Steep curve for Blues
Dublin's new brigade under pressure and now heading south
In a parallel universe (specifically, one where Cuala aren't Leinster club hurling champions) these might have been the sated musings of Ger Cunningham after Dublin's 2017 League opener last weekend.
"It's a risk when you play so many players together making their debut, we had five tonight in what was a tough game.
"We brought in two more, so half the team was making its debut in the league. That is a risk but how else are you going to learn?
"It's chicken and egg. The safe option might be to put one or two of them in but …. we had to put a lot of them in."
Instead, they were the post-match reflections of Kieran Kingston, after his Cork team won their first regular season League match since March 2015 by outclassing Clare with a side that, by the final whistle in Páirc Uí Rinn, contained seven League debutants.
"It was a necessity more than a surprise," says former Cork defender Pat Mulcahy.
"They had to win their first two games.
"They have difficult games away to Kilkenny and Tipperary so if they didn't pull a result from Clare or again against Dublin this weekend, they could be in trouble.
"The young fellas are certainly good. But in general, they're just that bit further down the track from this time last year. They're toughened."
Whereas Cunningham lobbed in a trio of players who were minor last year (Paddy Smyth, Cian O'Sullivan and Donal Burke), Kingston's new men were a year more advanced in their physical conditioning.
Shane Kingston, Luke Meade, Darragh Fitzgibbon, Mark Coleman and David Griffin may not have won anything at minor, but they did beat All-Ireland champions Limerick in the 2015 Munster first round before losing to the Treaty County in the competition's semi-final, at which stage Kingston was out with a broken fibula.
Kingston - Kieran's son - came on in last year's qualifier victory over Dublin in Páirc Uí Rinn, just weeks after completing his Leaving Cert.
And like most of the other 10 players currently cohabiting the Cork senior and U21 squads, he was part of a development panel established last year by management with a view to them making an immediate impact in 2017.
So far, the results are good.
Cork have won the Munster League and a victory over Dublin on Saturday would likely take them clear of the relegation play-off they managed to get themselves in order for to beat Galway in last year.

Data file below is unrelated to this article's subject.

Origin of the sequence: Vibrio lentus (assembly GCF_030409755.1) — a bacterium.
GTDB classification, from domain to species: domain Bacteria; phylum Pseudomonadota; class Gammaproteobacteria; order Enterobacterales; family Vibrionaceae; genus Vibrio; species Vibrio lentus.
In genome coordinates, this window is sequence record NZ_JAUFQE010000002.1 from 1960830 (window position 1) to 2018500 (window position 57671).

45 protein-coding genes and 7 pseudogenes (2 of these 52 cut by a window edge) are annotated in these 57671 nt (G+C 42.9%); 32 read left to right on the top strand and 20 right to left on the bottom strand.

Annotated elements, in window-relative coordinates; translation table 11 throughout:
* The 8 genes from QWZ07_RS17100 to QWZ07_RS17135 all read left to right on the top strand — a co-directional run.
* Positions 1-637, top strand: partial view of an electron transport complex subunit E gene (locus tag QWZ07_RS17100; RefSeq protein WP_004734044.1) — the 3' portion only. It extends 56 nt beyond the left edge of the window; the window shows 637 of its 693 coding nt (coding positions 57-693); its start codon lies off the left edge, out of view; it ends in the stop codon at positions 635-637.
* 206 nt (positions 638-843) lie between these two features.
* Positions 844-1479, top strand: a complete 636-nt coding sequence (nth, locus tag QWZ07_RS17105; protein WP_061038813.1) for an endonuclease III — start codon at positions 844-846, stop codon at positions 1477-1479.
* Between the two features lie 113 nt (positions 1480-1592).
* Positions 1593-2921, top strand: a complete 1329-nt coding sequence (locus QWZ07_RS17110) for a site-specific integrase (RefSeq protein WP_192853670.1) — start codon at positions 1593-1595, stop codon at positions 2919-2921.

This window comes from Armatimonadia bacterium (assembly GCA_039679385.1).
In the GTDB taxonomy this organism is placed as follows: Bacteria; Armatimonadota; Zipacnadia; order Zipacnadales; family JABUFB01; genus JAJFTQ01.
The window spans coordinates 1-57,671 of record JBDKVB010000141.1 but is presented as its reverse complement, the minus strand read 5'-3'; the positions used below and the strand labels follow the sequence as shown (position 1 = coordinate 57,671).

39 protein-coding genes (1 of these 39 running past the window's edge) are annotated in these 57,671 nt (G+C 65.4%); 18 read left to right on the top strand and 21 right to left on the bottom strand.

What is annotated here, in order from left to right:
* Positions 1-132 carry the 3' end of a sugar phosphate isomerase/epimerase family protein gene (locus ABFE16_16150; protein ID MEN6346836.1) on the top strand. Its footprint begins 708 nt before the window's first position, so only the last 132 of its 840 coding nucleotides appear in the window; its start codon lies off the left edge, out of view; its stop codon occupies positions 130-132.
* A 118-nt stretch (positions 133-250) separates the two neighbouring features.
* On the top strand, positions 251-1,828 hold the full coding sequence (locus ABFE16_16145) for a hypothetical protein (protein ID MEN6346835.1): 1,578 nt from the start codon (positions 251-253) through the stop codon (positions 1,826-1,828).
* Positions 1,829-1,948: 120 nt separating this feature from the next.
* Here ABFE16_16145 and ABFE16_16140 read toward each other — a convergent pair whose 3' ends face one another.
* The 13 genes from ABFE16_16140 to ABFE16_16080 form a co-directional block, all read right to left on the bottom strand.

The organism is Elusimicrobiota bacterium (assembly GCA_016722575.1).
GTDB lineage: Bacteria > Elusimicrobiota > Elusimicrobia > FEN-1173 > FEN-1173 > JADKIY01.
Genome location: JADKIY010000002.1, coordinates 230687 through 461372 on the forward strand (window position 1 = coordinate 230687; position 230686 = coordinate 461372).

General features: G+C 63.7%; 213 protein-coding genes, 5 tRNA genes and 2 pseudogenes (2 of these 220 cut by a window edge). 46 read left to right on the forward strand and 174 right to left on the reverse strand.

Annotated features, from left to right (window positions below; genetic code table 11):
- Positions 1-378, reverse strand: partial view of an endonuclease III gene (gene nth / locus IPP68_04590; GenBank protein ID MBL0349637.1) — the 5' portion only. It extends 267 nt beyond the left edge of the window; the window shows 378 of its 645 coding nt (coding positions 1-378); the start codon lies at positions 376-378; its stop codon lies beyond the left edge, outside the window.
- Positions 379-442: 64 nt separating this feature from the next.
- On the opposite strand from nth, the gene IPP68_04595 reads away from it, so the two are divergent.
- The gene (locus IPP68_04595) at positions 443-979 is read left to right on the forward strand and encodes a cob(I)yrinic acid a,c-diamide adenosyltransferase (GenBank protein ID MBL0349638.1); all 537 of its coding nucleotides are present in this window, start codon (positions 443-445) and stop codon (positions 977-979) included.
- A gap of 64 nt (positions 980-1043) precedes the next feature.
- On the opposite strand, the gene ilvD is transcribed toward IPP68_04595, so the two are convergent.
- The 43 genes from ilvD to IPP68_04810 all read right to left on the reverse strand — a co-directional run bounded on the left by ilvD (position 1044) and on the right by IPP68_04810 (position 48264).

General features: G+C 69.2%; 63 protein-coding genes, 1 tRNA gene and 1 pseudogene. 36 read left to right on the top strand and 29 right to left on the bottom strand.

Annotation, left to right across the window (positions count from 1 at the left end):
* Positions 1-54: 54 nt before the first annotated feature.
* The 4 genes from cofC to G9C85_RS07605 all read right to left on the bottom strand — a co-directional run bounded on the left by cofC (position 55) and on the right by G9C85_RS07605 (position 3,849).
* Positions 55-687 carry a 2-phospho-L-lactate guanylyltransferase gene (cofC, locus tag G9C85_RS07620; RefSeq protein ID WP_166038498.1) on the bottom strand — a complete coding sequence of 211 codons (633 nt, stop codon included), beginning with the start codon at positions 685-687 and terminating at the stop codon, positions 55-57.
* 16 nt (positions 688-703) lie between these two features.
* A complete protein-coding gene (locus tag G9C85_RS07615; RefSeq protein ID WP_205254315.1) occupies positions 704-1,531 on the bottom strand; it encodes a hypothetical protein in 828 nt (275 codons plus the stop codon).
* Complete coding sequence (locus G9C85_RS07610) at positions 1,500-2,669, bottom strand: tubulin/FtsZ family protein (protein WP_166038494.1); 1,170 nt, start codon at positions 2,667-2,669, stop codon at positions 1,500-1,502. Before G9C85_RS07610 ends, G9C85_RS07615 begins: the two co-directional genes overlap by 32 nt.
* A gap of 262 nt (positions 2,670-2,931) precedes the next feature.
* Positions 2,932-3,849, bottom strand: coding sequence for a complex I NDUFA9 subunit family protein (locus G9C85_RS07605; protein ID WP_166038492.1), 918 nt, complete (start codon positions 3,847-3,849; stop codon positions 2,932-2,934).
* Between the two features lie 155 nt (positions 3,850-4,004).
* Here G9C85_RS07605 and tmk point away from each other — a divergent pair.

"The question marks are always there with young fellas," Mulcahy warns.
"But they're definitely good prospects."
The other difference between the Saturday evenings experienced by Cunningham and Kingston's newbies is that Cork's new brigade were built into a hardened senior structure.
Anthony Nash, Mark Ellis, Christopher Joyce, Daniel Kearney, Seamus Harnedy, Alan Cadogan and Patrick Horgan all ensured Cork's cubs could flourish knowing that they weren't necessarily carrying the entire burden.
With eight Cuala players missing (at least six of whom would be definite starters by any reasonable analysis) there was a very blatant lack of experience in the Dublin line-up, particularly in midfield and attack, against a Tipperary team clearly mindful of their reputation for not wintering well in years after All-Ireland wins.
Cunningham stated afterwards: "Hopefully the lads are hurting from that performance. It wasn't good enough and we'll have to try and turn it around."
He has also described it as "extraordinary circumstances that we have that many players from one club involved with the county," but the aftershocks of last year's clearout are now being felt.
By the time Cuala won their Leinster title on December 4, Cunningham had already dropped - or allowed to leave - a smattering of hardened hurlers who could, at the very least, have filled out his team for the League.
"For Cork's new players," Mulcahy adds, "the experienced guys are a major benefit."
For Dublin's, the learning curve currently looks steep.